Water Cash Flows to City

This is a copy of the actual bill sent out by the City of

With Gilroy’s tiered structure, the average resident pays twice
for water what city pays
– building ample reserves
Gilroy – Every time someone in town turns on the tap, money flows into the city’s coffers.

Following the lead of the Santa Clara Valley Water District, Gilroy has been steadily raising water rates for years to build ample reserves for future capital projects, even in years when its water-related expenses have gone down.

Last month, the city raised rates 8 percent. In 2004, water rates went up 15 percent. In 2003, 10 percent. And while the rate increases match the district’s, the burden is much greater on Gilroy residents because even the stingiest water user pays more for water than the city does.

Under the city’s tiered pricing structure, the average resident pays twice what the city pays for its water, and it’s not unusual for residents to pay as much as five or six times what the city does, especially in the summer. Two years ago, residents paid $47.70 for 25,000 gallons of water. Though the city pays just $16.50 for that much water, 25,000 gallons now cost residents $59.25. Pipe and sewer fees push the total over $90.

Meanwhile, the capitol water projects reserve fund will hit $7.84 million next summer, or more than the city’s annual water services budget.

City Administrator Jay Baksa said the reserve fund ensures that the city will be able to maintain and replace an aging water system in coming decades and will rise by about $600,000 a year until it caps at the value of the city’s water infrastructure assets. He called the similarity between the district’s and city’s rate increases “a coincidence.”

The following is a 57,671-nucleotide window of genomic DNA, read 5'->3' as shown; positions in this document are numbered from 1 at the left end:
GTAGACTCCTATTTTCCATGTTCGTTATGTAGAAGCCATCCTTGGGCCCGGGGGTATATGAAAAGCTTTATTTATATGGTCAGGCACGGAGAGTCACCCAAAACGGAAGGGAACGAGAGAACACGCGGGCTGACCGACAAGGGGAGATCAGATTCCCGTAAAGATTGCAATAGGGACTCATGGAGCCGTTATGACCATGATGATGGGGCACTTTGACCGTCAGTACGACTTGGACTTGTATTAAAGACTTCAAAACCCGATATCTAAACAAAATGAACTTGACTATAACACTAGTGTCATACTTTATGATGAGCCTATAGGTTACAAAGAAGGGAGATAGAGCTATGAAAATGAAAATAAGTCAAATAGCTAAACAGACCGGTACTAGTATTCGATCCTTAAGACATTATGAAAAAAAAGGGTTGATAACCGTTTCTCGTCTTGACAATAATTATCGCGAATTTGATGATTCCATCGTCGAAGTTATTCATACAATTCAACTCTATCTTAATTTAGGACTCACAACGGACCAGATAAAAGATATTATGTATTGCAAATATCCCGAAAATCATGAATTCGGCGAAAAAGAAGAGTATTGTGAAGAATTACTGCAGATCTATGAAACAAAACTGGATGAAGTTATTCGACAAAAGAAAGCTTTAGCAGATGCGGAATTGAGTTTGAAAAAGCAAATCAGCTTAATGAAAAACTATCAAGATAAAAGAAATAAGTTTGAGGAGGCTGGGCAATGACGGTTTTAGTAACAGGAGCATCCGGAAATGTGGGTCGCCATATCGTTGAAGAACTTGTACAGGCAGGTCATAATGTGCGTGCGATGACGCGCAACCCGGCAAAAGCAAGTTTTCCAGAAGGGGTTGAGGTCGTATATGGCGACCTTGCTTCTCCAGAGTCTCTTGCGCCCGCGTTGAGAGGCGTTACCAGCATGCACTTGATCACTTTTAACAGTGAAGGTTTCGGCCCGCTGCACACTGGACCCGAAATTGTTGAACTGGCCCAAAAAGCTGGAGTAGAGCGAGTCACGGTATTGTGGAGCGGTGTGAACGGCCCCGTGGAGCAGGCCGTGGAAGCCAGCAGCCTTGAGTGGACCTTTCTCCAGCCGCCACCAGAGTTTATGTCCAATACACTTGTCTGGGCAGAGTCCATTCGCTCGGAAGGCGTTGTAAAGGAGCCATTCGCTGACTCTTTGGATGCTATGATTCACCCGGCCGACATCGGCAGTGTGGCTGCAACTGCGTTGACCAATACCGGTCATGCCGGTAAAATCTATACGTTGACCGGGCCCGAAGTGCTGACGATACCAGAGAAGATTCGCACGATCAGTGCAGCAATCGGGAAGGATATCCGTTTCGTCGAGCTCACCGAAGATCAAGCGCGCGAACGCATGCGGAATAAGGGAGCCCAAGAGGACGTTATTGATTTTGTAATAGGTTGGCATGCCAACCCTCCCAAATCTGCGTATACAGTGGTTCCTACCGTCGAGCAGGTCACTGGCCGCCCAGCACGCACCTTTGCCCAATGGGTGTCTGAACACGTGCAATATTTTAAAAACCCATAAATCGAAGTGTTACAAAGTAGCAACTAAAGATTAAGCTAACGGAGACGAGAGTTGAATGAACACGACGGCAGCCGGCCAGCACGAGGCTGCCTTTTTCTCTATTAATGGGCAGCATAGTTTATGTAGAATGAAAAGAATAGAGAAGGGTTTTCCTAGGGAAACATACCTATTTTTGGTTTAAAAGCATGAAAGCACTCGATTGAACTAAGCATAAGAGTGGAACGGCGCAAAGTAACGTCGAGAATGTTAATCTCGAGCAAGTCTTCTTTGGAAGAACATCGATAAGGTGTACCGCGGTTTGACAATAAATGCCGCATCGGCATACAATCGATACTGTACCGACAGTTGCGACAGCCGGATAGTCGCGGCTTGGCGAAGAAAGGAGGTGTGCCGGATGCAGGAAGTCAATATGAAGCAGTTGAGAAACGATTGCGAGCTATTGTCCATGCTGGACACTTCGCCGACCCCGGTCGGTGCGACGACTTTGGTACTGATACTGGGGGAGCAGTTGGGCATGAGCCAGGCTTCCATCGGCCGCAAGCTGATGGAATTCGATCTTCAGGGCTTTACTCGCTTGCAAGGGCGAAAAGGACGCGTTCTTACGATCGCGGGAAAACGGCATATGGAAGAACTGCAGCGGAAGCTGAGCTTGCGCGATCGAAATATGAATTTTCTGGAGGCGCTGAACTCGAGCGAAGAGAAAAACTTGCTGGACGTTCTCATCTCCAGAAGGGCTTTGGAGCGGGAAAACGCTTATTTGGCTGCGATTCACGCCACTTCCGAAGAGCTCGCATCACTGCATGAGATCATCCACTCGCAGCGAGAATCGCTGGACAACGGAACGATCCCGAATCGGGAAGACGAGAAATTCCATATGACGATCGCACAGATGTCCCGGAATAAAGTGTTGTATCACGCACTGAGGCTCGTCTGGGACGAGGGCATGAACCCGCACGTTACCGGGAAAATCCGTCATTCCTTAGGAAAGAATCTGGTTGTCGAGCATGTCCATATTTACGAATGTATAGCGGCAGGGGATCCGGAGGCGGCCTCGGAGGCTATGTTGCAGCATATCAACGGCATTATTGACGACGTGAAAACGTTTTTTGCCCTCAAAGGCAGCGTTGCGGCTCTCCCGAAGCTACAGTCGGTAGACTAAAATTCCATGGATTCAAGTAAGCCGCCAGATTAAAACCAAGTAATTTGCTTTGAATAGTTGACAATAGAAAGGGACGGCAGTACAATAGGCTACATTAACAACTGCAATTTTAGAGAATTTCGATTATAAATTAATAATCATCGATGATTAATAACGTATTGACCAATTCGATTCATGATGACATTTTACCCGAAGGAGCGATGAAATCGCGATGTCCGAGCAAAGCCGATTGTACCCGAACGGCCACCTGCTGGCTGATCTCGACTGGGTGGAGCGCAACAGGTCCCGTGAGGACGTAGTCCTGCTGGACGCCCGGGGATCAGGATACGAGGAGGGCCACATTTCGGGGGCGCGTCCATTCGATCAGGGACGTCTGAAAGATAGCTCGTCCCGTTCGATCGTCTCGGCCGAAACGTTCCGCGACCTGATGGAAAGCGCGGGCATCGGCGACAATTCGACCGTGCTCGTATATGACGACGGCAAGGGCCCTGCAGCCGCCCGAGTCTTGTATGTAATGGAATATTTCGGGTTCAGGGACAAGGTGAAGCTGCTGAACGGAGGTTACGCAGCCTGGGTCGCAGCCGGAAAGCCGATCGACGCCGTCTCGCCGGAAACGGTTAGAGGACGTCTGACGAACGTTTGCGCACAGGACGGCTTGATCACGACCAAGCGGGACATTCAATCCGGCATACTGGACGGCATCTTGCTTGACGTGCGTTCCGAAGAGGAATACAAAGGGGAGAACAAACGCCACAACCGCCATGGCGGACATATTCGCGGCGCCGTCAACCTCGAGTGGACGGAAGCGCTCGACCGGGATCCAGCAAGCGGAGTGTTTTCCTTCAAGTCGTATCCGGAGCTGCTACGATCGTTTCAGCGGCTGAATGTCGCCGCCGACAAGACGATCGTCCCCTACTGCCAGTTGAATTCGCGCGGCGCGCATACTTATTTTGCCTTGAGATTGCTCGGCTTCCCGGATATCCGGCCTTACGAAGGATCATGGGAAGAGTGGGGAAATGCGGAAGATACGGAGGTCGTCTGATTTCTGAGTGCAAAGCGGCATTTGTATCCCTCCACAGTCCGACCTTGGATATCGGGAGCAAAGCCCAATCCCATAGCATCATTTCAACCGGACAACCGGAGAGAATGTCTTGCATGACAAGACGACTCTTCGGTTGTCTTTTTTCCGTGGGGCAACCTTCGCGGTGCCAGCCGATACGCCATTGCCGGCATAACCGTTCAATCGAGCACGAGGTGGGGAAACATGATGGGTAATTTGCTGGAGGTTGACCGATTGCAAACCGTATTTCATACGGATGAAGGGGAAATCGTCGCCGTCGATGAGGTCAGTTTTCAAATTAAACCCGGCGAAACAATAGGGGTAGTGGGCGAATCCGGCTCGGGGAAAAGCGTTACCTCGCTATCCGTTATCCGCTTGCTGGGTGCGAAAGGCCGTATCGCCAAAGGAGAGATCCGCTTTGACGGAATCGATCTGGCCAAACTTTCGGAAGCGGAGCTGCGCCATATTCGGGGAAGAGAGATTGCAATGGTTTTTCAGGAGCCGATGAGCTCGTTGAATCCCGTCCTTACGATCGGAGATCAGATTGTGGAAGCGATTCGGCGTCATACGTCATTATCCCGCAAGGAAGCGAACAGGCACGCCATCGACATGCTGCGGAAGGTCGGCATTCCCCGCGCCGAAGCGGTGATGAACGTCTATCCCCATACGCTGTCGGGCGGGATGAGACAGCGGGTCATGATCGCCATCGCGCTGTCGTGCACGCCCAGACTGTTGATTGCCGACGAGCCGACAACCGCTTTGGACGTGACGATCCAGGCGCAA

“The question is, what’s most prudent,” Baksa said. “Do you err on the side of having it or do you err on the side of not having it? We’d be criticized if we needed the money and it wasn’t there.”

By contrast, the city of Morgan Hill, with a water budget roughly the same as Gilroy, aims at an annual capital projects budget of about $1.2 million and total reserves of about $4.3 million.

Morgan Hill residents pay $42.09 for 25,000 gallons of water, but are saddled with a 15 percent surcharge to clean the contaminant perchlorate from the city’s water supply. Finance Director Jack Dilles said the city decided on lower, targeted reserve levels to prevent unchecked reserves growth.

“There is no right number, and as a conservative person, I would like to have more in the bank,” Dilles said. “Having said that, I wouldn’t say raise rates just to keep that number at a certain level. You have to be reasonable.”

Baksa said the amount funneled into the capital reserve fund was suggested by an independent auditor. Unlike Morgan Hill, Gilroy has no policy guiding reserve levels, but in practice the city also maintains an operating reserves fund equal to 12 percent of the annual water budget.

Its total current water reserves are more than $9 million. That operating reserve money is earmarked for unexpected expenses.

The capital reserve money is being used as collateral on a bond for the city’s new police station, sports park and public works facility. In some scenarios it may be used to pay down the $45 million bond.

Though water revenue is supposed to be used only for water-related projects, Baksa said the city’s plans “pass all the legal tests.”

In another twist, the city’s water budget relies on residents failing to conserve water.

Exercising reasonable care, the average family of five should use about 14,000 gallons in an average month. But according to Mike Dorn, the city’s treasurer, the city doesn’t break even on its water customers until they approach 15,000 gallons a month. Residents who use more than 15,000 gallons a month put the city’s water budget in the black.

“Our rates aren’t fair. They’re designed that way intentionally,” Dorn said. “It’s a punitive measure for using too much water.”

The city charges progressively higher rates for water usage up to 5,000, 15,000, 30,000, and more than 30,000 gallons. The system dates back to the drought of the early 1990s, when the city tried to discourage water consumption with citations for uses considered wasteful, like washing a car on the street.

“There was a huge public outcry and we only conserved about 5 percent,” Dorn said. “So we adopted these rates.”

Water rates are also higher for residents of Eagle Ridge and Country Estates, at the top of Mantelli Drive, because the city pays more in electricity to pump the water up the hillside. Electricity is one of the largest elements of the city’s water costs, second only to the fees paid to the water district. Maintenance, staffing and billing are the other major expenses.

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